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Old 03-31-2008, 01:41 PM
 
Location: Earth Wanderer, longing for the stars.
12,411 posts, read 9,639,749 times
Reputation: 8509

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Quote:
Originally Posted by HistoryAficionado View Post
Ah, but the 19th century (and parts of the early 20th) was a much simpler time, wasn't it? Why, oh, why did Dr. Spock have to come along with his new-fangled ways and fancy talk?

I started another thread on this topic, would be interesting to see what you have to say there. Maybe you can deter a few more people from moving here and ruining your dinner.
The thing is, my folks religiously followed Spock, or thought they did. I was never hit. Ever. I loved and trusted my parents. I wanted their love and respect and tended to be a very obedient kid. I am rearing my cat the same way, too, and he responds to this.

You know how there were smoking and non-smoking sections of restaraunts? There should also be no children sections. Well, no brat sections. Good kids are seldom noticed by other diners. It is only the loadmouths who their parents cannot control that get on everyone's nerves.

 
Old 03-31-2008, 01:48 PM
 
826 posts, read 1,940,918 times
Reputation: 162
Quote:
Originally Posted by goldengrain View Post
The thing is, my folks religiously followed Spock, or thought they did. I was never hit. Ever. I loved and trusted my parents. I wanted their love and respect and tended to be a very obedient kid. I am rearing my cat the same way, too, and he responds to this.

You know how there were smoking and non-smoking sections of restaraunts? There should also be no children sections. Well, no brat sections. Good kids are seldom noticed by other diners. It is only the loadmouths who their parents cannot control that get on everyone's nerves.
This is not even close to being on topic anymore. You should take this over to the parenting forum. We have enough stuff to argue about on this thread already.
 
Old 03-31-2008, 02:41 PM
 
27,550 posts, read 22,907,162 times
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Quote:
Originally Posted by robertpolyglot View Post
Your location says GA. I'm assuming it's metro Atlanta. I lived there, buying my first home ever in my mid-20s, followed by a purchase of a T.H. in Seattle's Eastside suburbs.

Atlanta can be snooty in ways, thanks to the Southern aristocracy (the Greek system is big in their colleges, followed by the debutante/country club mentality and then...baddabing...the mint julep on the verandah ) coined to counter perceived elitism in the North. My take, sorry. But you know what, there were also a lot of nice people in Atlanta that the moderately outgoing person could meet. The transplants were all wanting to meet other people and I made most of my friends among them. I don't pay for a hotel room in ATL when I go back. Now, the LOCALS (i.e. the Southerners) weren't as receptive. Yes, they were more cordial than a native NWer and you might even get an invite...but the depth of the friendship wasn't what is was with other Yankees. They hold back on some level whereas, with Yanks, it was all out on the table.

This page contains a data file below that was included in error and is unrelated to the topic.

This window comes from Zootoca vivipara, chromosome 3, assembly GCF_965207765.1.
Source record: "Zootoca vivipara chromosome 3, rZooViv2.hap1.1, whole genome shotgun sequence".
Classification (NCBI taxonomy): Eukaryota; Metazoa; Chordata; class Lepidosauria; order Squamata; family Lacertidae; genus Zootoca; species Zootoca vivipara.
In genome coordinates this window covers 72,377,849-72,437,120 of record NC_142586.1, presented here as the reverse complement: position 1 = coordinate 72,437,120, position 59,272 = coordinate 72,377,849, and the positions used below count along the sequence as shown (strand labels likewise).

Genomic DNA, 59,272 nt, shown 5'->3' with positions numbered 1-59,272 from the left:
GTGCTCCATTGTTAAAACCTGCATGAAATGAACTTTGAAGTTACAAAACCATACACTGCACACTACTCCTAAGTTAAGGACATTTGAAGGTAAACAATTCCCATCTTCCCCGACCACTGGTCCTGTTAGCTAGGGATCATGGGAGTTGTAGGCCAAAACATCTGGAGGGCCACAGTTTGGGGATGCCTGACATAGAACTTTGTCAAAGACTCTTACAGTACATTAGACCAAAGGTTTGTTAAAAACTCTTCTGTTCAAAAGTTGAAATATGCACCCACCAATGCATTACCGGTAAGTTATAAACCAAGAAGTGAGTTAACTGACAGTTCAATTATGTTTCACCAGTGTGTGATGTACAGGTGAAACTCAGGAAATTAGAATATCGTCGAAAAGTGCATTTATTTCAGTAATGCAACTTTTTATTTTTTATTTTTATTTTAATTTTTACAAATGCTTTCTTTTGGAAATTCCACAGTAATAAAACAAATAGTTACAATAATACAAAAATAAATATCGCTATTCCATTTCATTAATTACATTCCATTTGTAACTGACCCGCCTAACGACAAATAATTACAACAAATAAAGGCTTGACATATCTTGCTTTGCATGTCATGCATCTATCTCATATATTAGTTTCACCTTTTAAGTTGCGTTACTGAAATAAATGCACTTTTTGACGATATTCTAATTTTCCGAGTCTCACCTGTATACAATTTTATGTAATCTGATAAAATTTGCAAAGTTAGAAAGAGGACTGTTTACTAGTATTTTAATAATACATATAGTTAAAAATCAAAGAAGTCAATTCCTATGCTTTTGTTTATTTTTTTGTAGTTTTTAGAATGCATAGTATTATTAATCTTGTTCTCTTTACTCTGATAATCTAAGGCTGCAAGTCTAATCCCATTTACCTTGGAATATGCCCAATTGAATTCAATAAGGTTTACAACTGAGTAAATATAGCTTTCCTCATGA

The problem with Seattle and Portland is that the moderately and even decidedly outgoing person has a bit of an uphill climb in making meaningful friendships, even with other transplants. The whole thing described in the article festers (like kudzu spreads in ATL). I only speak to one person in Seattle, a co-worker and a professional, after having left and I don't like him nearly as much as I like my co-worker friends from ATL who could "yuck it up" and didn't seem so damn perenially "overcast" and morose.
I living in the suburbs of metro Atlanta. The fraternity thing down here. I don't do fraternities. Not my thing. My father did. I don't though. There might be some debutante events still around, but I don't see it in the suburbs. I never go into the city of Atlanta unless I can get a ride there because the mass transit system down here is a joke(I live in Kennesaw, which rejected MARTA). All I know about the debutante stuff down here is that the rich people do it and I never try to get into it. The country club mentality I am even vaguely familiar with because there are "country club subdivisions", but I never even get as far as into the subdivision because you have to be rich. I used to live in Savannah and I never saw any of the mint julep stuff. Then again I live on the outer ends of Savannah in a subdivision and I was 8 years old. I never see that stuff in Atlanta. Most of what you describe is more Old South ways. I have dealt with out of staters and many of them do have more a depth to them. That is one thing I have noticed. Many of them have told me that alot of southerners have that "fake nice" to them. I wouldn't be surprised because I do see it alot. Not everyone is like this, but I have seen it. As for Seattle's quandary, I think Seattleites tend to be quieter. Southerners are more outgoing and seem less melancholy than people from the PNW. IMHO,it's the same everywhere. My own experience with the Seattle area is vastly different than what others have described to me. I had plenty of friends and my mother did more socializing in the Everett,WA area than se currently does now living in GA. Then again I was 5 years old and things may have changed since then, but who knows.
 
Old 04-01-2008, 12:37 AM
 
4 posts, read 7,334 times
Reputation: 10
I don't buy this seattle freeze I have had no problem (and I'm from oklahoma). Besides at least were not as stuck up as NYC.
 
Old 04-02-2008, 11:26 AM
 
14,755 posts, read 15,343,459 times
Reputation: 8199
Quote:
Originally Posted by pirate_lafitte View Post
Most of what you describe is more Old South ways. I have dealt with out of staters and many of them do have more a depth to them. That is one thing I have noticed. Many of them have told me that alot of southerners have that "fake nice" to them. I wouldn't be surprised because I do see it alot.